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Gough Whitlam

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Thorry Gunnersen

on 2 September 2014

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Transcript of Gough Whitlam

Gough Whitlam
Cartoon Analysis
Gough Whitlam is an Australian politician who was the 21st Prime Minister of Australia from 1972 to 1975 and the Leader of the much controversial Labor Party from 1967 to 1977.
After narrowly losing the 1969 election, Whitlam led Labor to victory at the 1972 election after 23 years of continuous Liberal-Country Coalition Government.
The Whitlam Government immediately implemented a large number of new programs and policy changes.
This black-and-white cartoon shows prime minister Gough Whitlam after his election, seated at a desk and rolling up his sleeves with a blank sheet of paper in front of him. He looks up at an in-tray piled high with policies, reforms and challenges for the new government. His out-tray holds William 'Billy' McMahon, whose government he had just defeated. This cartoon was drawn in December 1972 by cartoonist Michael Atchison.
Highlighted in this cartoon is the huge volume of work that the ALP had set itself with its election promises, while also showing that McMahon had been symbolically thrown out. I believe that this a very accurate representation of the ongoing events at the time, showing Gough just after his much anticipated election win.
But this was just the start of the Whitlam era
Blocking of supply and Government's failure to get legislation through the Senate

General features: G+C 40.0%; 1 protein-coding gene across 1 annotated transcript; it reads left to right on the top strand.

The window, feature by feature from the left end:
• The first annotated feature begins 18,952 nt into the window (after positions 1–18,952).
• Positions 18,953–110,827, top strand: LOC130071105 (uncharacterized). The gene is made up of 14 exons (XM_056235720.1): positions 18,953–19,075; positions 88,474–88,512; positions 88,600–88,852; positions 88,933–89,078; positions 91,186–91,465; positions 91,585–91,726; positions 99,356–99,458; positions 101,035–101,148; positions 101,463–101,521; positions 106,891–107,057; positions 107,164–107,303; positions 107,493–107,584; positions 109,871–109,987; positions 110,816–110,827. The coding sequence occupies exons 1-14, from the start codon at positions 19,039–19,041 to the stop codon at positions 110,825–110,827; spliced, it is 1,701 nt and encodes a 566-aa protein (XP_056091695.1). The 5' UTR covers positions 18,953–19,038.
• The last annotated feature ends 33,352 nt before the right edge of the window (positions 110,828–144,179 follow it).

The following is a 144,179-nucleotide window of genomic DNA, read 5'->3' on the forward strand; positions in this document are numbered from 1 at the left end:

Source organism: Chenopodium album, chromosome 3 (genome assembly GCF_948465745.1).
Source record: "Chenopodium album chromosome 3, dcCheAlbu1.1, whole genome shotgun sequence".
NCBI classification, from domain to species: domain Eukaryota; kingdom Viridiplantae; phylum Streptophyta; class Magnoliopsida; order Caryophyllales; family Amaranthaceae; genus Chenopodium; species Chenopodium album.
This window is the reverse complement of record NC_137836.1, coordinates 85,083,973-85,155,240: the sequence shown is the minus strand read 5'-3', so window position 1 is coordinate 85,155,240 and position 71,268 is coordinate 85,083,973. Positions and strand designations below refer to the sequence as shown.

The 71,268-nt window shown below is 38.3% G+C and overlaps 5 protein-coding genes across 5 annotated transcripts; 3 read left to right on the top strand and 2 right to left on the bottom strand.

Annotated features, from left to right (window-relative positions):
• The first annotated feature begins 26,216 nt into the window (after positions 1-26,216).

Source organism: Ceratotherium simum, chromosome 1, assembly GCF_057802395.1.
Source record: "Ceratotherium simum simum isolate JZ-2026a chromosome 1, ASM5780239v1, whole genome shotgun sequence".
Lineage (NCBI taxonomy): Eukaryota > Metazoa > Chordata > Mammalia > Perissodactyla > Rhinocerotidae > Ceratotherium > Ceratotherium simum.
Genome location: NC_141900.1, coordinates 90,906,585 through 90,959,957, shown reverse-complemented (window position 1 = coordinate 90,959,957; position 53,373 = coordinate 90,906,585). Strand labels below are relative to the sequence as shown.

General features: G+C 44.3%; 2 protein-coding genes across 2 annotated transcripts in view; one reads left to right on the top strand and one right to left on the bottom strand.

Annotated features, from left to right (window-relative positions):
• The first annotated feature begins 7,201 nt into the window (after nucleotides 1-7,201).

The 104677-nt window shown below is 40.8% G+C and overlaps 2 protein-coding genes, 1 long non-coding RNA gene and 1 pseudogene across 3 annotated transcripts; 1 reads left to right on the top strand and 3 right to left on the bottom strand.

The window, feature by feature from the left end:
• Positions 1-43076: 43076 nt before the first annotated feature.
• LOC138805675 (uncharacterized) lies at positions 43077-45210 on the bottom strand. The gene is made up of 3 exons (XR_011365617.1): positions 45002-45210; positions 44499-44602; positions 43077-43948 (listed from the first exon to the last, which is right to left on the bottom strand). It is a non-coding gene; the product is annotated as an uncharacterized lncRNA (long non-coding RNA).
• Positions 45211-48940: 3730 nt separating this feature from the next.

During Gough Whitlam's time as Prime Minister of Australia he introduced many reforms and changes as stated before. Yet the Liberal Opposition controlled the senate. This resulted in the blockgage and denial of many desired bills. Government funding was also denied by the senate, much to the anger of the Labor party. With the Opposition-controlled Senate delaying passage of laws, Whitlam called a double-dissolution election in 1974 which he went on to win, though with a slightly reduced majority. Scandals and a flagging economy, began to weigh down on Whitlam. The pressure was on.
The dismissal
Things went even more downhill from here. The Labor party became a joke. After the loans affair and the Juni Morosi scandal, people began to doubt the Labor government.
The crisis ended on 11 November, when Governor-General Sir John Kerr controversially dismissed Whitlam and commissioned Opposition Leader Malcolm Fraser as caretaker Prime Minister. Labor lost the following election by a landslide.
Finally In 1977 Whitlam stepped down after losing at the election, retiring from Parliament in 1978.
This cartoon depicts The Governor General, Sir John Kerr, dismissing Whitlam Government on the 11th of November 1975. The cartoon was drawn just a day after the events. It illustrates Gough and Fraser as cowboys breaking in a horse. The horse represents the Governor General. In the scene Gough is flung from the horses back only to land on the ground in pain. This is the parallel to the actual dismissal of the Labor party. The cartoons representation of the actual event is accurate showing the surprise and anger that Gough felt after the dismissal. It also includes Malcolm Fraser, the bystander of the affair, even though he pressured Kerr to dismiss Gough in the beginning. This was drawn by Geoff Hook who appeared to be non biased but a good observer.
This cartoon relates to the blockage of supply that the Liberal party, with its control of the Senate, was able to inflict upon the Labor government. In the cartoon it is seen that Gough and Fraser are stranded in a canoe. There is a paddle in the water titled "supply". This paddle is supposedly dropped into the creek by Malcolm Fraser. Gough is seen to be angry, pointing at the problem with frustration. This representation is accurate as Fraser purposely did this to force the Governor General to take action and to cause disruption and issues within the Labor party. This cartoon is also of the creation of Jeff Hook, drawn in 1975 the 13th October.
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